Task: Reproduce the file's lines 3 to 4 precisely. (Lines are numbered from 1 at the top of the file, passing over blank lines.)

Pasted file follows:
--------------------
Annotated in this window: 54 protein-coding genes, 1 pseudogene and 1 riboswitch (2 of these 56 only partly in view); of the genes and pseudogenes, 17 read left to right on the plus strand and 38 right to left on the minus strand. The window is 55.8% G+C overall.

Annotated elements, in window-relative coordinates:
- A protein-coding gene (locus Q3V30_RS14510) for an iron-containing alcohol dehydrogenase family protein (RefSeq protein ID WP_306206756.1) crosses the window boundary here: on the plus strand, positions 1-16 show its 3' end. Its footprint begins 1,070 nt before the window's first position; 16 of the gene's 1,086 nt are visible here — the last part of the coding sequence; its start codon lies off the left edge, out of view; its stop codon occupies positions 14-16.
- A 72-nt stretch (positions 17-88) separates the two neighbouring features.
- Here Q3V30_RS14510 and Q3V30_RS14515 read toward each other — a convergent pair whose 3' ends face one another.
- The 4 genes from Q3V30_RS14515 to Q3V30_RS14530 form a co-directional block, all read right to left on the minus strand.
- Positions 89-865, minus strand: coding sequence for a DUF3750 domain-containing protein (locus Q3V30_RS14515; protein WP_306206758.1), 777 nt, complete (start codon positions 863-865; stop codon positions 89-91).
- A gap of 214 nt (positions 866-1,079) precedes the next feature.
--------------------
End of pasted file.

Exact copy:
- A protein-coding gene (locus Q3V30_RS14510) for an iron-containing alcohol dehydrogenase family protein (RefSeq protein ID WP_306206756.1) crosses the window boundary here: on the plus strand, positions 1-16 show its 3' end. Its footprint begins 1,070 nt before the window's first position; 16 of the gene's 1,086 nt are visible here — the last part of the coding sequence; its start codon lies off the left edge, out of view; its stop codon occupies positions 14-16.
- A 72-nt stretch (positions 17-88) separates the two neighbouring features.